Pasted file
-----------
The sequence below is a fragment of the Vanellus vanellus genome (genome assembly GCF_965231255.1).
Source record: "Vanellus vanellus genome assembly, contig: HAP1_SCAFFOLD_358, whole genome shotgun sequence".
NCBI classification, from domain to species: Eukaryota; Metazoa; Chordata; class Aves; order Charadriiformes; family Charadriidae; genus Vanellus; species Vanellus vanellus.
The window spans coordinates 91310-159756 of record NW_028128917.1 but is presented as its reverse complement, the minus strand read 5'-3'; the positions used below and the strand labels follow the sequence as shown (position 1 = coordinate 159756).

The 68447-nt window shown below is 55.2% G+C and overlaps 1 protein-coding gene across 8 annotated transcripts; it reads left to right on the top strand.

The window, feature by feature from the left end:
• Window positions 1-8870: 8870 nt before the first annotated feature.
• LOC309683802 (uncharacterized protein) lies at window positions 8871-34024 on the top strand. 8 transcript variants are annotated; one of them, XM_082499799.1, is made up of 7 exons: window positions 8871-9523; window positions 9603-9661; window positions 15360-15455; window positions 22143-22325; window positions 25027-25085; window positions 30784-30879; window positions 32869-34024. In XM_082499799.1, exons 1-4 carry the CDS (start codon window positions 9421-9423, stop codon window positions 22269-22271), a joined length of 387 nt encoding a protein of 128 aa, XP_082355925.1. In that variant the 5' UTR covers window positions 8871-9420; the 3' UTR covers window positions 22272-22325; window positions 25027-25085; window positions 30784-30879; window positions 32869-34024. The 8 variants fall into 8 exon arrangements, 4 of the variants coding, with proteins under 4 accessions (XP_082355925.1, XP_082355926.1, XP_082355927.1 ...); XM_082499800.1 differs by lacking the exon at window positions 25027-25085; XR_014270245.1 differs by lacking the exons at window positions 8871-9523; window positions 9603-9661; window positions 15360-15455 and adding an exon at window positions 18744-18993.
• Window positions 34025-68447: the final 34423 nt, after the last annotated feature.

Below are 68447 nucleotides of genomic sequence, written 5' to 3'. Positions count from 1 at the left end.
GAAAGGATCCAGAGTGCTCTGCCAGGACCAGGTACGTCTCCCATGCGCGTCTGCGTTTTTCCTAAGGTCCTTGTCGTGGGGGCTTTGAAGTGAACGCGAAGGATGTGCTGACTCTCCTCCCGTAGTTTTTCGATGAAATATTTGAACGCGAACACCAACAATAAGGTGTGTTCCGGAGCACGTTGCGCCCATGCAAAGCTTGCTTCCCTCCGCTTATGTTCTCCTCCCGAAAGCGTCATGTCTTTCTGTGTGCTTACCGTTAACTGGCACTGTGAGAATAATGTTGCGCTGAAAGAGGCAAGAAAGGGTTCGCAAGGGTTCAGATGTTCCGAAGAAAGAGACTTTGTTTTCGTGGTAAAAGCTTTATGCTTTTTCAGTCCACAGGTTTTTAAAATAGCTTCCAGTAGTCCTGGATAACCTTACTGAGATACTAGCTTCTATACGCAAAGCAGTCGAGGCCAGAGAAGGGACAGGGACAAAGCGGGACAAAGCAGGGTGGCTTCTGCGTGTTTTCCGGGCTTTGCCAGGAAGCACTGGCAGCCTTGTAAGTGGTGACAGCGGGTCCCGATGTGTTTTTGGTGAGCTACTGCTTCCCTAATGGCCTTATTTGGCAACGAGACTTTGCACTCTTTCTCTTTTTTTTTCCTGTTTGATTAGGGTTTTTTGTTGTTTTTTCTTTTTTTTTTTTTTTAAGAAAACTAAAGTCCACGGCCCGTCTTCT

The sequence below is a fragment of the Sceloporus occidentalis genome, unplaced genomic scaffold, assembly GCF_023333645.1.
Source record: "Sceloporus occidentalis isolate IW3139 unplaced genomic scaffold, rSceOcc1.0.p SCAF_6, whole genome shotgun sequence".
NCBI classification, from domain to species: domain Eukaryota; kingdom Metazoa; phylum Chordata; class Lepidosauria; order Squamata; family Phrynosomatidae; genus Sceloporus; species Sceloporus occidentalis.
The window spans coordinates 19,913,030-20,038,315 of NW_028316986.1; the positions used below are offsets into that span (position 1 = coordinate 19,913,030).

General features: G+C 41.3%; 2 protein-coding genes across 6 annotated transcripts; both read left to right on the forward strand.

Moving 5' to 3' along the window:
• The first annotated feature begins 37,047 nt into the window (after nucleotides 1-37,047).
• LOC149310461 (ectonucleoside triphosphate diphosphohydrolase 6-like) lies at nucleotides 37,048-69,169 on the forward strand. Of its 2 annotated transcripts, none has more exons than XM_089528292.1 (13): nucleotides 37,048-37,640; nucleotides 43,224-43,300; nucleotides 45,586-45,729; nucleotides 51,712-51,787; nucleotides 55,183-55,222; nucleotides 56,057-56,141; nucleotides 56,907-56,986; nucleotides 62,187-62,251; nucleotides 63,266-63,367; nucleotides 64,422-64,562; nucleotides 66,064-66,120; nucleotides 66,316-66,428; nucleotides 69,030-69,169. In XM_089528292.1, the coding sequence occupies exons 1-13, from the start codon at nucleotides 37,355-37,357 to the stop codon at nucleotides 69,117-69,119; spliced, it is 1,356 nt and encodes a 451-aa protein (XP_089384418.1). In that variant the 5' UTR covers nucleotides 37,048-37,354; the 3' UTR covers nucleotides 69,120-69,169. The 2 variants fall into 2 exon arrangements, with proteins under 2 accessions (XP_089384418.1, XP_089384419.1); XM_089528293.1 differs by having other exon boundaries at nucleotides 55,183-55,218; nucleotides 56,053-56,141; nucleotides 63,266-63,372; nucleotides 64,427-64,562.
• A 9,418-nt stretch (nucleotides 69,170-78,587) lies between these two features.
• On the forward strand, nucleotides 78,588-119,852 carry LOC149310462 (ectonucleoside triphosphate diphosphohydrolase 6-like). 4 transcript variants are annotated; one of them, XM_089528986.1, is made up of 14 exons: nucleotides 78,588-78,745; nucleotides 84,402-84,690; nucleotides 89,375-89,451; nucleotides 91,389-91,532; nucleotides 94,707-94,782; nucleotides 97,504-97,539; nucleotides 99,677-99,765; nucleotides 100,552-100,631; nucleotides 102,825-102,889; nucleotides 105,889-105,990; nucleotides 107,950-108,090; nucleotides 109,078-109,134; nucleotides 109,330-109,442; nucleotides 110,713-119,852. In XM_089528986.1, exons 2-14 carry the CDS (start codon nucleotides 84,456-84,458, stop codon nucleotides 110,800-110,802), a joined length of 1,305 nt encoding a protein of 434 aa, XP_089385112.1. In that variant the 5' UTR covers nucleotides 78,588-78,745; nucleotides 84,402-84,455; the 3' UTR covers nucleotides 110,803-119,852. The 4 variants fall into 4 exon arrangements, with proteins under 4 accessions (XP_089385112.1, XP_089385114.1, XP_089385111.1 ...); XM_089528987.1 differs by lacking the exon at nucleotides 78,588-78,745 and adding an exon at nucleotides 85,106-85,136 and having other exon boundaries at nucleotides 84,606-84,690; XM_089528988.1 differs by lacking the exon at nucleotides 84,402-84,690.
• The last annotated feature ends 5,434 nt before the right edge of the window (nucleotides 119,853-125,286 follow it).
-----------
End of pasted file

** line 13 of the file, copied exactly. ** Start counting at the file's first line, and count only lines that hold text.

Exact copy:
Source record: "Sceloporus occidentalis isolate IW3139 unplaced genomic scaffold, rSceOcc1.0.p SCAF_6, whole genome shotgun sequence".